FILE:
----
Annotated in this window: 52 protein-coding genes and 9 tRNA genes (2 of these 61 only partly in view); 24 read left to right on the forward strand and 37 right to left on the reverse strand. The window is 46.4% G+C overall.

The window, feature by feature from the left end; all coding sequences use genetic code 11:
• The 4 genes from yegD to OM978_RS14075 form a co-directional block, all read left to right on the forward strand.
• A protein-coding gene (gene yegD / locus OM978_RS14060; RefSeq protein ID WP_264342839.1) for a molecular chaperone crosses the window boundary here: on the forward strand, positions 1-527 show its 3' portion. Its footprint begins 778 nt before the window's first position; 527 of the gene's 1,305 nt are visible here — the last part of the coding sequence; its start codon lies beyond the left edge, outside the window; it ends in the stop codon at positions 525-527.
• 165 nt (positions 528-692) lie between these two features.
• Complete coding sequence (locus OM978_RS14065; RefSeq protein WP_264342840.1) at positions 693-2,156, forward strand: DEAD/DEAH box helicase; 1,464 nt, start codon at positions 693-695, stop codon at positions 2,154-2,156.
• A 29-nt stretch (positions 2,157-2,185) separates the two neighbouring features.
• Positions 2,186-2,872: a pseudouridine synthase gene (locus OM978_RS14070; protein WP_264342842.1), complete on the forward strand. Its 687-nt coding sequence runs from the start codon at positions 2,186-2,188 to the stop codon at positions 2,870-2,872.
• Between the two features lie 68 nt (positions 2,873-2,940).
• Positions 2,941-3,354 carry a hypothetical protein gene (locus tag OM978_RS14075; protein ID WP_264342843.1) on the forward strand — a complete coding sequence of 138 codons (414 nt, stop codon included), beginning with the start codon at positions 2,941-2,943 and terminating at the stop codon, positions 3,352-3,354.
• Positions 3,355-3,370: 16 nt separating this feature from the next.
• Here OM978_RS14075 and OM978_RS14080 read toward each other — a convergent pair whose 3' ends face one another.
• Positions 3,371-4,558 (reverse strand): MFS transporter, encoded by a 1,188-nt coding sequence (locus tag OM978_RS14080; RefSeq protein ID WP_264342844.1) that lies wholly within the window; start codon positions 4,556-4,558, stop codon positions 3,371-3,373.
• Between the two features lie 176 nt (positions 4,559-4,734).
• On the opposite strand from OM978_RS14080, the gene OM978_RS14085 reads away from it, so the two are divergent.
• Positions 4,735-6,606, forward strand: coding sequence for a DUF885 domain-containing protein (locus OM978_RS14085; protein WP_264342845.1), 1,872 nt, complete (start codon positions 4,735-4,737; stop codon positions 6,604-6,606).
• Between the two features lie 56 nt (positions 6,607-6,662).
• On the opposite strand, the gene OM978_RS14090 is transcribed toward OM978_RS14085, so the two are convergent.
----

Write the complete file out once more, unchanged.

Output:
Annotated in this window: 52 protein-coding genes and 9 tRNA genes (2 of these 61 only partly in view); 24 read left to right on the forward strand and 37 right to left on the reverse strand. The window is 46.4% G+C overall.

The window, feature by feature from the left end; all coding sequences use genetic code 11:
• The 4 genes from yegD to OM978_RS14075 form a co-directional block, all read left to right on the forward strand.
• A protein-coding gene (gene yegD / locus OM978_RS14060; RefSeq protein ID WP_264342839.1) for a molecular chaperone crosses the window boundary here: on the forward strand, positions 1-527 show its 3' portion. Its footprint begins 778 nt before the window's first position; 527 of the gene's 1,305 nt are visible here — the last part of the coding sequence; its start codon lies beyond the left edge, outside the window; it ends in the stop codon at positions 525-527.
• 165 nt (positions 528-692) lie between these two features.
• Complete coding sequence (locus OM978_RS14065; RefSeq protein WP_264342840.1) at positions 693-2,156, forward strand: DEAD/DEAH box helicase; 1,464 nt, start codon at positions 693-695, stop codon at positions 2,154-2,156.
• A 29-nt stretch (positions 2,157-2,185) separates the two neighbouring features.
• Positions 2,186-2,872: a pseudouridine synthase gene (locus OM978_RS14070; protein WP_264342842.1), complete on the forward strand. Its 687-nt coding sequence runs from the start codon at positions 2,186-2,188 to the stop codon at positions 2,870-2,872.
• Between the two features lie 68 nt (positions 2,873-2,940).
• Positions 2,941-3,354 carry a hypothetical protein gene (locus tag OM978_RS14075; protein ID WP_264342843.1) on the forward strand — a complete coding sequence of 138 codons (414 nt, stop codon included), beginning with the start codon at positions 2,941-2,943 and terminating at the stop codon, positions 3,352-3,354.
• Positions 3,355-3,370: 16 nt separating this feature from the next.
• Here OM978_RS14075 and OM978_RS14080 read toward each other — a convergent pair whose 3' ends face one another.
• Positions 3,371-4,558 (reverse strand): MFS transporter, encoded by a 1,188-nt coding sequence (locus tag OM978_RS14080; RefSeq protein ID WP_264342844.1) that lies wholly within the window; start codon positions 4,556-4,558, stop codon positions 3,371-3,373.
• Between the two features lie 176 nt (positions 4,559-4,734).
• On the opposite strand from OM978_RS14080, the gene OM978_RS14085 reads away from it, so the two are divergent.
• Positions 4,735-6,606, forward strand: coding sequence for a DUF885 domain-containing protein (locus OM978_RS14085; protein WP_264342845.1), 1,872 nt, complete (start codon positions 4,735-4,737; stop codon positions 6,604-6,606).
• Between the two features lie 56 nt (positions 6,607-6,662).
• On the opposite strand, the gene OM978_RS14090 is transcribed toward OM978_RS14085, so the two are convergent.